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Fibre optics in unusual applications

The global fibre optics market encompasses a broad range of applications beyond telecommunications, extending into space, healthcare, security and more. As of 2024, the fibre optic cable market size is estimated to be USD 12.83 billion and is expected to reach USD 19.26 billion by 2029, according to Mordor Intelligence. Here, Marcin Bała, CEO of optical network solutions specialist Salumanus, explores the less talked about applications of fibre optics.

Fibre optics operate on the principle of total internal reflection. This technology uses strands of glass or plastic fibres as a medium to transmit light signals over long distances. The core of the fibre is surrounded by a cladding with a lower refractive index, which ensures that light introduced at one end of the fibre is kept in by bouncing repeatedly off the internal walls of the fibre, despite bends along its path.

These light signals represent data, which can be anything from telephone conversations to internet content. The efficiency of fibre optics lies in their capacity to carry a large amount of data at the speed of light, with minimal loss of signal over long distances.

Fibre optics in space

Fibre optic sensors offer several advantages for spacecraft monitoring and control due to their small size, immunity to electromagnetic interference (EMI) and ability to function across a wide temperature range. These sensors are integrated into spacecraft for monitoring structural integrity, temperature and pressure, enhancing their safety and performance in the harsh conditions of space.

According to Frontiers, the European Space Agency has used fibre optic sensors for over two decades, exploring their potential in both launcher and satellite applications. These applications range from cryogenic environments to high-temperature re-entry scenarios, demonstrating the versatility and reliability of fibre optics in space.

Fibre optics in healthcare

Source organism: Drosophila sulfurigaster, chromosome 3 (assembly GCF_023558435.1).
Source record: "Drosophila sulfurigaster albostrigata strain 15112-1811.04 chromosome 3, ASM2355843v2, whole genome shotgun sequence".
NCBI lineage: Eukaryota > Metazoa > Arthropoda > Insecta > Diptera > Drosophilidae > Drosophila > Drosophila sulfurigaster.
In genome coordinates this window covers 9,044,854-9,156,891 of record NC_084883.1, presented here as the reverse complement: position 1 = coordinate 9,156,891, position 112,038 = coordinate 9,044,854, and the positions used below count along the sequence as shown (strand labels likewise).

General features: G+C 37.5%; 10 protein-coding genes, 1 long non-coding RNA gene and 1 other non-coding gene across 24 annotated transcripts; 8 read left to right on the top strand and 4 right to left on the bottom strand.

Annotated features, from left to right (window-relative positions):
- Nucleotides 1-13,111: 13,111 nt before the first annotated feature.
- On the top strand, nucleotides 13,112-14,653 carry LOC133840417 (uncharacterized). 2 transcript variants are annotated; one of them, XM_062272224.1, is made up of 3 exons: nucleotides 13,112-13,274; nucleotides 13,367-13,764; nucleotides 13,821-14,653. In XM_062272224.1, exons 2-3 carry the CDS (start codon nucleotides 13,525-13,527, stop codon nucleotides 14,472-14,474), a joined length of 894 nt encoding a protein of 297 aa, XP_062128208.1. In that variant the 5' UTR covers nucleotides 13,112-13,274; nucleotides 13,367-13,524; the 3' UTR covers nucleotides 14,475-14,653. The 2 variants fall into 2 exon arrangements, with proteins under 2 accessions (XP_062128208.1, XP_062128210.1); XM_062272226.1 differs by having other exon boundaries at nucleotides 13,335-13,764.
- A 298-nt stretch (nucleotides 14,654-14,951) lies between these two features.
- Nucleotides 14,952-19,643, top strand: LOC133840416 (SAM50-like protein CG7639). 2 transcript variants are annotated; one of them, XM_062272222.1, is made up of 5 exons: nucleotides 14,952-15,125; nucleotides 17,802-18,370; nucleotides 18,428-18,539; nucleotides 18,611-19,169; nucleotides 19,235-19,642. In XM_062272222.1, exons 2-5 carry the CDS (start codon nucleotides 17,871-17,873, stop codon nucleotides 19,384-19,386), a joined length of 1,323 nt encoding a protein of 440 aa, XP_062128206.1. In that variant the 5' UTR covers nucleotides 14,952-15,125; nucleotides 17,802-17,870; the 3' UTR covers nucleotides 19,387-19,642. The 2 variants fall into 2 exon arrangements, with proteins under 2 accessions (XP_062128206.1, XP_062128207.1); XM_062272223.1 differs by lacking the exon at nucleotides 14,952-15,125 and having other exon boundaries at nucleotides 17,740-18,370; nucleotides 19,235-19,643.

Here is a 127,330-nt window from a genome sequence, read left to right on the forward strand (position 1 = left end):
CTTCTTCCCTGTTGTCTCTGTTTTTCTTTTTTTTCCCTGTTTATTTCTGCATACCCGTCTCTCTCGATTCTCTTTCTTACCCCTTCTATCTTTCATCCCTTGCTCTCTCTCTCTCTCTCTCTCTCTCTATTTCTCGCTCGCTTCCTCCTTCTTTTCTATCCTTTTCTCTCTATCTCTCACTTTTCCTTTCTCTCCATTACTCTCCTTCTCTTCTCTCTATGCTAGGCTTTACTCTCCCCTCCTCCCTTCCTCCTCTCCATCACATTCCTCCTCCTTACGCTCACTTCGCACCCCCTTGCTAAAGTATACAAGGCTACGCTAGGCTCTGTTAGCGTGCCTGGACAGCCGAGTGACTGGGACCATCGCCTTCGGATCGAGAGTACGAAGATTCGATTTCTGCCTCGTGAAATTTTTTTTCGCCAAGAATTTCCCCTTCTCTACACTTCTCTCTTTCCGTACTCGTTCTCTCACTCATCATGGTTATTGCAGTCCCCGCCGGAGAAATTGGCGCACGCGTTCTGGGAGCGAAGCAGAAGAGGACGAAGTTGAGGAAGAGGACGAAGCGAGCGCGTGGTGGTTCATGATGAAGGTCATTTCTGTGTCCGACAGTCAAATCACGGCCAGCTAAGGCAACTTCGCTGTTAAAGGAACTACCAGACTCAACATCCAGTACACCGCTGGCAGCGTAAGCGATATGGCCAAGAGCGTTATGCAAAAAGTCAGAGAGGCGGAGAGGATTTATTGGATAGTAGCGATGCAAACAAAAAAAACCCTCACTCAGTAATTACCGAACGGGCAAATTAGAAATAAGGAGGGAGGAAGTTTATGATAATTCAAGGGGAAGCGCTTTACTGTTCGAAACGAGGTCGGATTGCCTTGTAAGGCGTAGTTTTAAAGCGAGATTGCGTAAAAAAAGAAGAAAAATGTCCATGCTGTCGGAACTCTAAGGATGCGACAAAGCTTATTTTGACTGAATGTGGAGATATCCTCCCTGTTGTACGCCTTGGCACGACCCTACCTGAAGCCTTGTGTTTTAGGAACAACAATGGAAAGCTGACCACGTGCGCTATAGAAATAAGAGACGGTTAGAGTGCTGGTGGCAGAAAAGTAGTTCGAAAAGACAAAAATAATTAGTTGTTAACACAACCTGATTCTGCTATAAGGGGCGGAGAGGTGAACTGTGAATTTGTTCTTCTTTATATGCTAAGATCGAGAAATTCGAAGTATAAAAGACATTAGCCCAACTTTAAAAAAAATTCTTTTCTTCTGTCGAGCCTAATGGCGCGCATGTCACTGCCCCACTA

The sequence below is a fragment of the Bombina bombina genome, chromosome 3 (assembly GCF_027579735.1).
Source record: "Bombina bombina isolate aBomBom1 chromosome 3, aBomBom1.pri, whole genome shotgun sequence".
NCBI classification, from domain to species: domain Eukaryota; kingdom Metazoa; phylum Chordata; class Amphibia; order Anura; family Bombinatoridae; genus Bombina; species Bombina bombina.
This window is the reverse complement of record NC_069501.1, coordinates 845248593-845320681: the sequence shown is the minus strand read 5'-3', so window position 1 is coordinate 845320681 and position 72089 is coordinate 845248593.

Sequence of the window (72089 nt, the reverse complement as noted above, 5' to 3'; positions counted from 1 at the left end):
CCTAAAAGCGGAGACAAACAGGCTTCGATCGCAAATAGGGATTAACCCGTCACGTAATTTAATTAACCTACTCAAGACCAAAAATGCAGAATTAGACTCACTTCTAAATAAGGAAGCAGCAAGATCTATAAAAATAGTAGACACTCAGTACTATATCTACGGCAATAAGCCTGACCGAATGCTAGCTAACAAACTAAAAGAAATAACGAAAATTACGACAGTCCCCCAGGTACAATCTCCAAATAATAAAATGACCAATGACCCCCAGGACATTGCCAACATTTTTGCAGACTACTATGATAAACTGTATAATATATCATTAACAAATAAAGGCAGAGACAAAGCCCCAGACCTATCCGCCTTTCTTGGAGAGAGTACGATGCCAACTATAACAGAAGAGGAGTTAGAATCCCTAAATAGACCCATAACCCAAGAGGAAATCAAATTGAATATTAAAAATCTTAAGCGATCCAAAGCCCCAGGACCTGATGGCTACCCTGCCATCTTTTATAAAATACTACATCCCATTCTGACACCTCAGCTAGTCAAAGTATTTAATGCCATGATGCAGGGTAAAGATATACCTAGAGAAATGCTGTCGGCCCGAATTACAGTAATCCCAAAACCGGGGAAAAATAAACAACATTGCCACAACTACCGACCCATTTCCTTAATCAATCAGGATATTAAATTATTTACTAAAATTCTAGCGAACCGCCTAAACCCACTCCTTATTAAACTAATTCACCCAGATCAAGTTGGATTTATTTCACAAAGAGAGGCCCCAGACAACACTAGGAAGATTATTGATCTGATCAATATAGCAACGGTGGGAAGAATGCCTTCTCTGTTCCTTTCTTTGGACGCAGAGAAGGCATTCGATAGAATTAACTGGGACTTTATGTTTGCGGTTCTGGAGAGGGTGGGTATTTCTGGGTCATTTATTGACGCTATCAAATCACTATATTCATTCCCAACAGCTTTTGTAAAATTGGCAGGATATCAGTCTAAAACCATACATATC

Fibre optics play an important role in minimally invasive surgeries (MIS) by allowing surgeries to be performed through tiny incisions, significantly reducing recovery times and improving patient outcomes.

The paper Biomedical application of optical fibre sensors explores how fibre optic endoscopes, for example, provide high-resolution images from inside the body, aiding in diagnostics and surgical procedures without the need for large incisions. This technology sees use in gastroenterology, urology and pulmonary medicine, where internal visualisations are essential for diagnosis and treatment.

Fibre optics are also instrumental in photodynamic therapy (PDT), where light-sensitive compounds are activated using light delivered through optical fibres to treat cancers and other diseases, as explained in Optical fibres and sensors for biomedical applications. This technique allows for targeted treatment, minimising damage to surrounding healthy tissues.

Similarly, fibre optics are used in laser surgeries for precise cutting and ablation, offering a less invasive alternative to traditional surgeries with reduced healing times and complications.

Fibre optics in security

Fibre optic sensors aren’t only useful in space but have found promising applications in security, especially in physical intrusion detection systems. These sensors, due to their inherent benefits like immunity to EMI and suitability for monitoring harsh environments, are increasingly being used to secure both commercial and residential premises from physical security breaches.

According to IEEE Sensors Journal, optical fibre-based techniques for sensing, interrogation and networking have been developed to detect unauthorised access with high sensitivity and specificity. These systems can protect perimeters, fences, windows and doors, offering a modern solution to physical security challenges.

These are just a handful of examples of how fibre optics are used in applications other than telecommunications, demonstrating their usefulness and diversity.

Salumanus has a wealth of experience with fibre optics, specialising in enhancing the functionality and efficiency of fibre optic networks. Its universal optical transceiver is a device that converts electrical signals to optical signals and vice versa. This technology is used for the transmission of data over fibre optic cables, facilitating high-speed internet connections.

To find out more about how optical transceivers work, visit Salumanus’ website